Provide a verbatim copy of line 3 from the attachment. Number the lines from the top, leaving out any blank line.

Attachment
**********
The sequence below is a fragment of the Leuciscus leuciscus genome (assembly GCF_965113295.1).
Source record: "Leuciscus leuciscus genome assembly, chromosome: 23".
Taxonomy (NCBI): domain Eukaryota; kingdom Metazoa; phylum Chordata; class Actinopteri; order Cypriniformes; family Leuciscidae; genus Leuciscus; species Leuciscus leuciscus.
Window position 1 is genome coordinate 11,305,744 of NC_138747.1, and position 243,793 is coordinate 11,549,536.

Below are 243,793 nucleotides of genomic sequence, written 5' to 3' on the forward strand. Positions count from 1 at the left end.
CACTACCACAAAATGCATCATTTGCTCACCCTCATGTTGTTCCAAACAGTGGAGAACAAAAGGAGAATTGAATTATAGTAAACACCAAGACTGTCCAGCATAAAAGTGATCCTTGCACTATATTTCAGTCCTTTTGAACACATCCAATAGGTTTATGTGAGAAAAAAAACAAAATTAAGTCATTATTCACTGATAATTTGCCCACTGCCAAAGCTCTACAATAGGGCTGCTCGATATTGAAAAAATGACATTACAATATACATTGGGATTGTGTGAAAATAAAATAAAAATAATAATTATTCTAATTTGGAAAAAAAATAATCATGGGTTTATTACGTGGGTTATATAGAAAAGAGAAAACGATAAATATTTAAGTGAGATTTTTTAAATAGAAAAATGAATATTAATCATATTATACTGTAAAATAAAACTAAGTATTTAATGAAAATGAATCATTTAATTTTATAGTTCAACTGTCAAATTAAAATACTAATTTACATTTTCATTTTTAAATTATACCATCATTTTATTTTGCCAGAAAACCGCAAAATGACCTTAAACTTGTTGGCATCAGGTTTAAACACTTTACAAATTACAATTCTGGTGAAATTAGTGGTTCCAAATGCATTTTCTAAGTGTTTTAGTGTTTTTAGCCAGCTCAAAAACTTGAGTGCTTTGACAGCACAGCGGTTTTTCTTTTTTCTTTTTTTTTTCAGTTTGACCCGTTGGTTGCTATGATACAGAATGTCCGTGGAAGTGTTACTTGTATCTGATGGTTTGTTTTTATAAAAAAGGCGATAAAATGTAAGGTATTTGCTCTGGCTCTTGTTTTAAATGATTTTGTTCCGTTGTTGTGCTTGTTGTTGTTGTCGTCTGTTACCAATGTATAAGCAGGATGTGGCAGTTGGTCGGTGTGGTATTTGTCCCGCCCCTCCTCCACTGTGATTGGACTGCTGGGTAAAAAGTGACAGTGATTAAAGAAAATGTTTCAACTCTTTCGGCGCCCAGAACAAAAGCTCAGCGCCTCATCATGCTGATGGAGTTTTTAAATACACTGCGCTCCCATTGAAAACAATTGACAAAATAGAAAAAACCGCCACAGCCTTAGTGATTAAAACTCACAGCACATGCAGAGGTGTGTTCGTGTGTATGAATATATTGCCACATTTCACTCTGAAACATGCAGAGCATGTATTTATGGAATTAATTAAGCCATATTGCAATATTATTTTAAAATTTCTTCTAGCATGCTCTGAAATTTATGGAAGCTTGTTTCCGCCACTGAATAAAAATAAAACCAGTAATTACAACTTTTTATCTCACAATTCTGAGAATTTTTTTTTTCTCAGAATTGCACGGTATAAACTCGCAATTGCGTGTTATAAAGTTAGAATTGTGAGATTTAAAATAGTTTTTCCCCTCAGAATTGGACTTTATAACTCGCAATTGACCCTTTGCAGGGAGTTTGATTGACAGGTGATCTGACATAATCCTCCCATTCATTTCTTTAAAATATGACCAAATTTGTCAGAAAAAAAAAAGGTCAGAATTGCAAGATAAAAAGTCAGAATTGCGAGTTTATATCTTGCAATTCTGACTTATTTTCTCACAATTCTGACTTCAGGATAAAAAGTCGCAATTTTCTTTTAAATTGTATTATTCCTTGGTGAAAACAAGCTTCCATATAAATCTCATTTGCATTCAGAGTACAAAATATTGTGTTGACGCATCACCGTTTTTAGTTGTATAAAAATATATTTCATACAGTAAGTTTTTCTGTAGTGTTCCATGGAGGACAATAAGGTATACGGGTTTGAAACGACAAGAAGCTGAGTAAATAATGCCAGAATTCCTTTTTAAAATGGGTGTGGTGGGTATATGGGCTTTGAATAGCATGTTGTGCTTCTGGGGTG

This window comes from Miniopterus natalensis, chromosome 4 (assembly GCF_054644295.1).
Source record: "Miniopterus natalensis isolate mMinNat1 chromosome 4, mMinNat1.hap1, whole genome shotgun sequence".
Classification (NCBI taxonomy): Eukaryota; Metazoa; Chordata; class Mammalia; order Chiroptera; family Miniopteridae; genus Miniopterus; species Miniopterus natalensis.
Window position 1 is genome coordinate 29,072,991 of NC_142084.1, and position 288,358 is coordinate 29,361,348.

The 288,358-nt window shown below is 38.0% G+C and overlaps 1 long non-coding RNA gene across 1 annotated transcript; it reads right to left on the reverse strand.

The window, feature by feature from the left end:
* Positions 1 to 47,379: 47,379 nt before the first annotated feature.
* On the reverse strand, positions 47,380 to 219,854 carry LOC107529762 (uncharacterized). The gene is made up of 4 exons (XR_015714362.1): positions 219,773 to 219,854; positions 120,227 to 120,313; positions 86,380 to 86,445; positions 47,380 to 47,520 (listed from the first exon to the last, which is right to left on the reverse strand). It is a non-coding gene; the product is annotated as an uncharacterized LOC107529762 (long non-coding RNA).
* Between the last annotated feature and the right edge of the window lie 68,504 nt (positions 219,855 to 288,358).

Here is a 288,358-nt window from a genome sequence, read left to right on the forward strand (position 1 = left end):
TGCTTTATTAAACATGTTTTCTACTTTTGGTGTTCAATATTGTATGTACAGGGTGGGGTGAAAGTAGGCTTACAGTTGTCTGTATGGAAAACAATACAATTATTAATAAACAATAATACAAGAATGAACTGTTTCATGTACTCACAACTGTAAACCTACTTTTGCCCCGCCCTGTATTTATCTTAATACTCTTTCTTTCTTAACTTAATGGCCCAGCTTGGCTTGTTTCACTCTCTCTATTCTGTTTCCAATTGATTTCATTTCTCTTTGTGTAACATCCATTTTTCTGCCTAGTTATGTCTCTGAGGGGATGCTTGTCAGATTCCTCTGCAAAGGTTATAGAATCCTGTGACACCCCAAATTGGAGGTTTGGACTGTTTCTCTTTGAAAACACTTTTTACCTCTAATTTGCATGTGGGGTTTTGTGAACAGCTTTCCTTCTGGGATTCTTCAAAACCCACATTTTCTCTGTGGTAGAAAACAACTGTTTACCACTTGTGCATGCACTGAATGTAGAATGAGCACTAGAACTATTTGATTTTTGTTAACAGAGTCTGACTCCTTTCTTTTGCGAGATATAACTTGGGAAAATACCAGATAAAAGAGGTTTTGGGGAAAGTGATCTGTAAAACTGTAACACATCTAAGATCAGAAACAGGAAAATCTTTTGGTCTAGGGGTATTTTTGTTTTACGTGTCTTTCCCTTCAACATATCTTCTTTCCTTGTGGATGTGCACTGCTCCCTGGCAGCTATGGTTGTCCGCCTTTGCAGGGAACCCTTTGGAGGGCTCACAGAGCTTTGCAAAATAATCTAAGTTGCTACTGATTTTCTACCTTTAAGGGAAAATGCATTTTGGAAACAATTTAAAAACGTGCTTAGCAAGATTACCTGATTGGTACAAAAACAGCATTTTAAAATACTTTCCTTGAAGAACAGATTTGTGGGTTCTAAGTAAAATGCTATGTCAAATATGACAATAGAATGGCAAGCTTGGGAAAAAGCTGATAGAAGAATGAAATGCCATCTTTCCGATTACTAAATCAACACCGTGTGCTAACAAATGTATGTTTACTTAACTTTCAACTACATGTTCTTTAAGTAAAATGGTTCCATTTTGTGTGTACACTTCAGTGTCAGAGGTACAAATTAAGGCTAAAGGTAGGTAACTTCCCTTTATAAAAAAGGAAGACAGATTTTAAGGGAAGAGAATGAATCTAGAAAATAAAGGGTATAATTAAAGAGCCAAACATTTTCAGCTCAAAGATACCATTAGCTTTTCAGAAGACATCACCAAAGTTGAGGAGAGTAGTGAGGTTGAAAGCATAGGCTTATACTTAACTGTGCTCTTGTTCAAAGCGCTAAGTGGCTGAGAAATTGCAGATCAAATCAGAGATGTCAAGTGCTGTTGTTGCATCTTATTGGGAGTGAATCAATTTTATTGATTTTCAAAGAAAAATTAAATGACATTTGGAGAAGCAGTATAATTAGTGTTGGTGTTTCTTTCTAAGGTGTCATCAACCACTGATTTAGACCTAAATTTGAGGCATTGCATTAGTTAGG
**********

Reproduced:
Taxonomy (NCBI): domain Eukaryota; kingdom Metazoa; phylum Chordata; class Actinopteri; order Cypriniformes; family Leuciscidae; genus Leuciscus; species Leuciscus leuciscus.